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Control measure

Portable fire extinguishers

Control measure knowledge

A fire extinguisher is an active fire protection device used to extinguish or control small fires, often in emergency situations. A fire extinguisher is described by its contents:

See, Hazard- Fire and thermal radiation

At present these use:

Type

BS EN 3 colour code

Suitable for use on fire classes
(brackets denote sometimes applicable)

Water

 

Signal red

A

 

 

 

 

 

Foam

 

Red with a cream panel above the operating instructions

A

B

 

 

 

 

Dry powder

 

Red with a blue panel above the operating instructions

(A)

B

C

 

Electrical

 

Carbon Dioxide CO²

 

Red with a black panel above the operating instructions

 

B

 

 

Electrical

 

Wet Chemical

 

Red with a canary yellow panel above the operating instructions

A

(B)

 

 

 

F

Class D Powder

 

Red with a blue panel above the operating instructions

 

 

 

D

 

 

Halon 1211/BCF

 

No longer in general use

A

B

 

 

Electrical

 

 

Extinguishers conforming to British Standard BS EN3 range from approximately 2kg to 20kg, the latter being considered the maximum a person can satisfactorily carry and use effectively.

Before selecting a fire extinguisher as an appropriate media:

  • If using a self-aspirating foam extinguisher on a contained fire, direct the foam against a vertical surface such as a wall or side of the container if possible
  • On a running fuel fire, ensure that the foam from a foam extinguisher falls gently onto the surface to build up the blanket and, if possible, make a break between the already burning liquid and that not yet ignited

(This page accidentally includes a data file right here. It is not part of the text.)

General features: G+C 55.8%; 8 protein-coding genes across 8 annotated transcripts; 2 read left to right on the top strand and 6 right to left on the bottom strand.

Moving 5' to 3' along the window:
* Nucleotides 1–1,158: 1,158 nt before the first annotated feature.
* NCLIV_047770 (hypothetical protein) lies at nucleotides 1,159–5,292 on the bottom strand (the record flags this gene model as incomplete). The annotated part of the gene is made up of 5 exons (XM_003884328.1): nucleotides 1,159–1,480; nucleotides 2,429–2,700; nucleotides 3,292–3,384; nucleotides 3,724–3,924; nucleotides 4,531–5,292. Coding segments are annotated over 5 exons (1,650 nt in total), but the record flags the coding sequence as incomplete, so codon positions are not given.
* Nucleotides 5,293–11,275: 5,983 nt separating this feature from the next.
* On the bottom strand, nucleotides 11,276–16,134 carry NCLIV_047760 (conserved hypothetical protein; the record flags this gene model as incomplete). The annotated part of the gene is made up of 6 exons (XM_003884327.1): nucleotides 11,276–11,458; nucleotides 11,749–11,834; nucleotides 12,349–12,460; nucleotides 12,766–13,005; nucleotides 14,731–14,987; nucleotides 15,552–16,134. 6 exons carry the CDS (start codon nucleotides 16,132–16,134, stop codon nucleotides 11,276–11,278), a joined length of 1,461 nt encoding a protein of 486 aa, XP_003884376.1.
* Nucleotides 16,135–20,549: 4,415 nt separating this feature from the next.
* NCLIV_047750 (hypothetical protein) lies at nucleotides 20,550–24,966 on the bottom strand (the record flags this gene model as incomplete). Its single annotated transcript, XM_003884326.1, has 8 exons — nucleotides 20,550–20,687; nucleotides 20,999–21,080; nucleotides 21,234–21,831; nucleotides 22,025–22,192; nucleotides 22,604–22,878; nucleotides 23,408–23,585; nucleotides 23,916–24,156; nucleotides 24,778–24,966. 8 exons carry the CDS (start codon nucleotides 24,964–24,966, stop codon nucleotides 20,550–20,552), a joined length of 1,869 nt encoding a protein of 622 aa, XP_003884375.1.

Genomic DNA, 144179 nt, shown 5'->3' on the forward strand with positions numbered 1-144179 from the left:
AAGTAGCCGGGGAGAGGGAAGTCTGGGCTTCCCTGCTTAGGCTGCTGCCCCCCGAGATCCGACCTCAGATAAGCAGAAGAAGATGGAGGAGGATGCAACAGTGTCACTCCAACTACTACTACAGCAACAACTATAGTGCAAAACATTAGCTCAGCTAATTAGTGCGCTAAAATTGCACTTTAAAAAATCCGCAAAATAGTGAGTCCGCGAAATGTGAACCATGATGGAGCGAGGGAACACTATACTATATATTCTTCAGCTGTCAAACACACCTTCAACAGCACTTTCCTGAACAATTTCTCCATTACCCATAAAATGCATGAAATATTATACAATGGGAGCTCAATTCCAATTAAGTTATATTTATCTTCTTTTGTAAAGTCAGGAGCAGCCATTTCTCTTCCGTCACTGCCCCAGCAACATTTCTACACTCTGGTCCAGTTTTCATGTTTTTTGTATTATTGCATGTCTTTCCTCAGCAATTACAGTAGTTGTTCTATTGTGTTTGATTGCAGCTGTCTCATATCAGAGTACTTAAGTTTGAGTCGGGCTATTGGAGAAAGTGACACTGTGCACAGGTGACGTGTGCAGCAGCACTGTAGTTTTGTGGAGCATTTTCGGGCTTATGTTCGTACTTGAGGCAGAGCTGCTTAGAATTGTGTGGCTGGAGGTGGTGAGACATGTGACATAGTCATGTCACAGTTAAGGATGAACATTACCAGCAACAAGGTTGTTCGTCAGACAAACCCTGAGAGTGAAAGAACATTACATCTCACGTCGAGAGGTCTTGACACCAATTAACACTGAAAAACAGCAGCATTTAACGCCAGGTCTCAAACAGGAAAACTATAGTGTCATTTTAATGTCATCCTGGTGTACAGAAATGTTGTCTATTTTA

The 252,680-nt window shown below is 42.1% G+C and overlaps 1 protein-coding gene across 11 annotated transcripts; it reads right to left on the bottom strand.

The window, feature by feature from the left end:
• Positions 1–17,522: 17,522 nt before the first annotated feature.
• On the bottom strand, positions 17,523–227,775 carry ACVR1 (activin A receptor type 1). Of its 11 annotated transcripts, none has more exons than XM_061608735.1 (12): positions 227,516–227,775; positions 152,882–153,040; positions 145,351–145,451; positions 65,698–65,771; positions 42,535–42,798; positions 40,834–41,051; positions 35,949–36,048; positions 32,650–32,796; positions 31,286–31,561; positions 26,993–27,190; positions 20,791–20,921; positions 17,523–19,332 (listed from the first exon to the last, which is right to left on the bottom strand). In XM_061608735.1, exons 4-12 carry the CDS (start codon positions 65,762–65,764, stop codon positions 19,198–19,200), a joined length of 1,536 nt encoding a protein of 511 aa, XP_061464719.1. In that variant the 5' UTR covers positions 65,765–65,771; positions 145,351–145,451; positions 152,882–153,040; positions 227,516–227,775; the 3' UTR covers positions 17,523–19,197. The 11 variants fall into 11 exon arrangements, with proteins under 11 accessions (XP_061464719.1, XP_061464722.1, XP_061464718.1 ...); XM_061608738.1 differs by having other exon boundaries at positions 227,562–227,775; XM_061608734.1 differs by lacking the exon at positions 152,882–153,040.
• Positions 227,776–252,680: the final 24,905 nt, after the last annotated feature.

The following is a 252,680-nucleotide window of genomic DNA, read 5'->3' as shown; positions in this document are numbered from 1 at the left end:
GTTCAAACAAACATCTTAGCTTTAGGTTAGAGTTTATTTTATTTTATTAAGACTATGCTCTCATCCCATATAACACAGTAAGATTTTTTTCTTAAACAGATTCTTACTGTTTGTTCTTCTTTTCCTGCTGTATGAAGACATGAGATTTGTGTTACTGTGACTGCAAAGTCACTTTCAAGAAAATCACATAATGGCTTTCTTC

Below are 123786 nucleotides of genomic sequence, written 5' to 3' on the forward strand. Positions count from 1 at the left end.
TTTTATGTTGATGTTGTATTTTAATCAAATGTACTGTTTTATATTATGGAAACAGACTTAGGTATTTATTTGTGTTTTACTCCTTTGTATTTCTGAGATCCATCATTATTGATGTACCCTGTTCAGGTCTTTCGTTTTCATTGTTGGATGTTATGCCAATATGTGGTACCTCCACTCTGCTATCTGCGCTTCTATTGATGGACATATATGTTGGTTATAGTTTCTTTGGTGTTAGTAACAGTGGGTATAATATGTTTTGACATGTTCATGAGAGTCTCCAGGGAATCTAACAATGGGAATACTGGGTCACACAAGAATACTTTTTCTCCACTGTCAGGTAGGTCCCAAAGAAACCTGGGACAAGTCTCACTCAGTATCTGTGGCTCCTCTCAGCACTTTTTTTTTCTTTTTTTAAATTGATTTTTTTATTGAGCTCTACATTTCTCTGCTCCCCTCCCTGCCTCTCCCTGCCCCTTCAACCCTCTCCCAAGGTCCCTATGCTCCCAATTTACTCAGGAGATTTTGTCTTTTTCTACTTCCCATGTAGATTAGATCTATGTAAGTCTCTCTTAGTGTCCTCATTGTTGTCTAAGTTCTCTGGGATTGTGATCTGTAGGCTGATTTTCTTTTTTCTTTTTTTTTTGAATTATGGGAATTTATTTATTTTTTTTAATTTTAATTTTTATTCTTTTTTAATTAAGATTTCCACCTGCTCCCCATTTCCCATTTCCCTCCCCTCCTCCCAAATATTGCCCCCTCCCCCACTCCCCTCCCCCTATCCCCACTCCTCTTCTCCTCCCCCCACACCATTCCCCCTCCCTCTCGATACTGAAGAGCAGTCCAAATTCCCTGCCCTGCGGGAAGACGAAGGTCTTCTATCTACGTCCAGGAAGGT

• When using a powder extinguisher, be aware that although most powders are of minimal toxicity, some can be dangerous if inhaled for some time. If discharging a powder extinguisher in a confined space, personnel should ensure adequate ventilation is present when conditions permit or use respiratory protection equipment (RPE)
  • Be aware that while powder extinguishers can suppress a fire, they do not normally form an inert atmosphere and will rapidly settle out once application stops. Firefighters must always be aware of re-ignition, especially on class B fires, and be ready to begin powder application again or use another suitable medium
  • Realise that a powder extinguisher is not good at penetrating hidden spaces and may cause damage to delicate machinery. It also tends to obscure visibility in confined spaces

Refer to the Firefighting equipment knowledge sheets for information on portable fire extinguishers

Strategic actions

Fire and rescue services should:
  • Develop tactical guidance and support arrangements for the hazards that may be encountered and the actions to be taken when using portable fire extinguishers

Tactical actions

Incident commanders should:
  • Consider using an appropriate fire extinguisher type to tackle small fires